taking this higher dosage for many years and delivering many normal healthy babies.
If there was a danger, it should have become apparent by now. So if it will reassure
you to take the higher dose without first doing blood tests, it is most likely
a completely safe choice.
I found one report on much higher equivalent doses (the human equivalent of
23mg/day) in rat mothers causing rat pups to be born slightly below the median
birthweight, but these baby rats quickly overcame the slightly low birthweights
and reached normal rat pup values within a few weeks. This report does not really
apply to humans, in my opinion, because rat embryos have a different enzyme complement
for some of the enzymes involved in folic acid metabolism compared to humans.
(If someone can find anything else I would love to hear about it for my thesis.)
I did mention one potential bad effect of taking folic acid. If a person is
deficient in vitamin B12 either because of diet (as in vegans) or because of a
genetic inability to absorb and use B12, taking folic acid can potentially mask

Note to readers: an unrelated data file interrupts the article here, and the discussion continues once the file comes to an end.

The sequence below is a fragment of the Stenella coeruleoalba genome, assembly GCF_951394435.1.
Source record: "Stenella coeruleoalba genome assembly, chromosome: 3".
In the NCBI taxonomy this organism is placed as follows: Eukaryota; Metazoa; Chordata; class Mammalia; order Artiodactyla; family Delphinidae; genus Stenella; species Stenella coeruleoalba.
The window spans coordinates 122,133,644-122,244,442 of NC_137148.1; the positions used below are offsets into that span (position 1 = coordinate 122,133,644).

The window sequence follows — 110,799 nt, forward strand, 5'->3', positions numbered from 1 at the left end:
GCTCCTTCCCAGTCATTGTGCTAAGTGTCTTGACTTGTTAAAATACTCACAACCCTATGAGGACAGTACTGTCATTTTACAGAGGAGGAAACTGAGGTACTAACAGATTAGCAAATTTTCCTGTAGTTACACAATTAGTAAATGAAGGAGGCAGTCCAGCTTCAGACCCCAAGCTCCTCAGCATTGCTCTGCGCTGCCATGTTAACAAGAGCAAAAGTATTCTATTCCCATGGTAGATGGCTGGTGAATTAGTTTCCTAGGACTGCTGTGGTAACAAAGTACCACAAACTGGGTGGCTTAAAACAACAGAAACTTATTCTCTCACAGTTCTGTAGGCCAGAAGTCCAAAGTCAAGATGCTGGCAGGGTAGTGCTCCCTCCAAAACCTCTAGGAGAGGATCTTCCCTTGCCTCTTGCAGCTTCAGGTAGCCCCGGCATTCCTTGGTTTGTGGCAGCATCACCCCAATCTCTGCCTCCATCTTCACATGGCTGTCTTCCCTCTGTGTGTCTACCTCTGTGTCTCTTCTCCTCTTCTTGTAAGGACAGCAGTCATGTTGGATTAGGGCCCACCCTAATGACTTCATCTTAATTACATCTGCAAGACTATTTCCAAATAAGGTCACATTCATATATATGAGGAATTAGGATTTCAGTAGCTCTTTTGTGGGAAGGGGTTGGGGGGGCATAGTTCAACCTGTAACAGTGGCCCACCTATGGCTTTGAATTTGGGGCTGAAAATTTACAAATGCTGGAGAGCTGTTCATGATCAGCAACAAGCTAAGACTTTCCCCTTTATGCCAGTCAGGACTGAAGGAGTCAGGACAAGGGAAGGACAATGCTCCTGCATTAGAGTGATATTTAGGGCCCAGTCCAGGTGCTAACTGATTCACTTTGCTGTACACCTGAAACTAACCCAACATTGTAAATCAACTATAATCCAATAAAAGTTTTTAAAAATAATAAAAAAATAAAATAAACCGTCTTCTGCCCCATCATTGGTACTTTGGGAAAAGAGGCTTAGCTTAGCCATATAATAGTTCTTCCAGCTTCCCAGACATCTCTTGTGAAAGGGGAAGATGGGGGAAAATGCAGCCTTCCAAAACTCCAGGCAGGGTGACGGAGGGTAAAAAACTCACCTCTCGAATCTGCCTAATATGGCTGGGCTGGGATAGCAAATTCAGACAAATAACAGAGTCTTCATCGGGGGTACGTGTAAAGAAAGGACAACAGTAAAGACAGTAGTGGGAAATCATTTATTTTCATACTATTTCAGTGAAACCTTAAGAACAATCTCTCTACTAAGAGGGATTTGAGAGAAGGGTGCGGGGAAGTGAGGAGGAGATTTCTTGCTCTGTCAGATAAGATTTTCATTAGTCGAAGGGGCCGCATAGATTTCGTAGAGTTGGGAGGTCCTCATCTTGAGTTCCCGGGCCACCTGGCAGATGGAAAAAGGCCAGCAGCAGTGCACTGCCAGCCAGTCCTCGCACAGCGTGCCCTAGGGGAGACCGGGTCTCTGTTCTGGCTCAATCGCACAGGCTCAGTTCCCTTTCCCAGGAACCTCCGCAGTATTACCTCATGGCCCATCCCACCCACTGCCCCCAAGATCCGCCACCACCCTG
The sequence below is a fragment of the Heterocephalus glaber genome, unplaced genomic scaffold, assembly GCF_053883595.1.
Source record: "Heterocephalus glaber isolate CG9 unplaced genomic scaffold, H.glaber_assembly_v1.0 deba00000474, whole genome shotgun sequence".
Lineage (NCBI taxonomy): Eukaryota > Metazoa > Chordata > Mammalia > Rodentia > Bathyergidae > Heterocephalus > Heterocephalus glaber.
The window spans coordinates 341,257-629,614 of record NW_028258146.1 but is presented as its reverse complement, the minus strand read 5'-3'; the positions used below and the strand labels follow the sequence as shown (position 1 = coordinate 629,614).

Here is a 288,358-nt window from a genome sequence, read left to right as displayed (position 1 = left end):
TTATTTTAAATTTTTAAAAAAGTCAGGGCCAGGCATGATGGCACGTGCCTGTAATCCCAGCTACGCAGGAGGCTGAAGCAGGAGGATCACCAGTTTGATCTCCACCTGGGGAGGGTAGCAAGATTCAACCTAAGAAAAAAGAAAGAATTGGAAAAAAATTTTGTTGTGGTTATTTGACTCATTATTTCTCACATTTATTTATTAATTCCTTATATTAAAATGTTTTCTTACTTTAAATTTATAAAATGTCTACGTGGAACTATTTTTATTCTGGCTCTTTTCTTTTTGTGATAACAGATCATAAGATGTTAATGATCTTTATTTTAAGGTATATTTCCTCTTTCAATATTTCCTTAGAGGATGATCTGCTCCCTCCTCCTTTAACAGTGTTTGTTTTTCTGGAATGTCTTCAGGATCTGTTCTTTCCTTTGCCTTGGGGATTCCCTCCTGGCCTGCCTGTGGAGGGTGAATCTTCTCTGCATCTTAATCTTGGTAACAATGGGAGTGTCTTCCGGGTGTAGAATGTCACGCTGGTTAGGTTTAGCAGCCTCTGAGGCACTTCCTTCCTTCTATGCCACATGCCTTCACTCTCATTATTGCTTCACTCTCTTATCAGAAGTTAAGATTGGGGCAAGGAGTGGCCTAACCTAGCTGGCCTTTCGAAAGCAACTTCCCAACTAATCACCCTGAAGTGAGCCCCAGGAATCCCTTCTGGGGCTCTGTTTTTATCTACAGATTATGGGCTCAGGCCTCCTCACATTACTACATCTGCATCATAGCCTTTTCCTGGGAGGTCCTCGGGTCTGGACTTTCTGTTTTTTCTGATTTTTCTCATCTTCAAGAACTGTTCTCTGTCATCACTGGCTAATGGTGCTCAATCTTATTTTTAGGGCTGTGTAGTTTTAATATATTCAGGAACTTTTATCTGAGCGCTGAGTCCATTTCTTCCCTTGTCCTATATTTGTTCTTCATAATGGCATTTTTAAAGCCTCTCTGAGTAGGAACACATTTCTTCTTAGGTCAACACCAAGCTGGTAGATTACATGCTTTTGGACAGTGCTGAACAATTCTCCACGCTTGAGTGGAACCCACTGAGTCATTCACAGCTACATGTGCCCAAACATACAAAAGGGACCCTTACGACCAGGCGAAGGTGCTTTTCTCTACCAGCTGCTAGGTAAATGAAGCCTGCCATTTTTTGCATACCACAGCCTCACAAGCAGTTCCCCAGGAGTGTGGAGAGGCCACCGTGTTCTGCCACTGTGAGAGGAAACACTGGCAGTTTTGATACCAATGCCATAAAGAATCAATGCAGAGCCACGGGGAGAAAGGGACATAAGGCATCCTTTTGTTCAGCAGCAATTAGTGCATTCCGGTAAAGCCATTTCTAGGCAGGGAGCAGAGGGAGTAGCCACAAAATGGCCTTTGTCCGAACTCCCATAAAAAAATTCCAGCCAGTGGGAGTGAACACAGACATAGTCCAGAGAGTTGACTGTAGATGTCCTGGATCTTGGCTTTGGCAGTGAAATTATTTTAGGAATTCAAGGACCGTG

the symptoms of B12 anemia until serious and permanent neurological damage is
done. If you had the genetic version of inability to absorb B12 you would likely
already know for other reasons. Even so, it does make sense to add a B12 supplement
to your folic acid supplement if there isn't any in your prenatal supplement,
especially if you are a vegan.
B6 is another vitamin involved in the whole system as an essential cofactor
so adding B6 or having a supplement vitamin with B6 in it is probably a good idea
as well. In my own work with women who had a baby with a neural tube defect and
women who had normal outcomes after an elevated maternal serum screen, we found
low dietary intake of B6 was very common. (See Bjorklund NK, Evans JA, Greenberg
CR, "Folic acid supplementation: more work is needed," 2000; CMAJ, 163:1129)
- Natalie K Bjorklund
PhD Student, University of Manitoba
Biochemistry and Medical Genetics
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Midwifery Today's Online Forum
The midwife asked me what I was doing at home to try to bring on my labor. I
told her nothing except taking evening primrose oil 3 times a day for the last
2 weeks (but that's mostly because my cervix tore last birth and I want to help
the scar). I told her I felt that the baby was ready to come when it was ready
to come. She said "ok".
I'm wondering in your opinions under the circumstances of the BPP and non stress
tests looming over me, would I be wise to start the nipple stimulation, evening
primrose oil as cervical suppository etc to try to "naturally" bring
on labor? My only negative thought is that if the baby truly isn't ready, how
much different are these measures than Pitocin?
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Question of the Week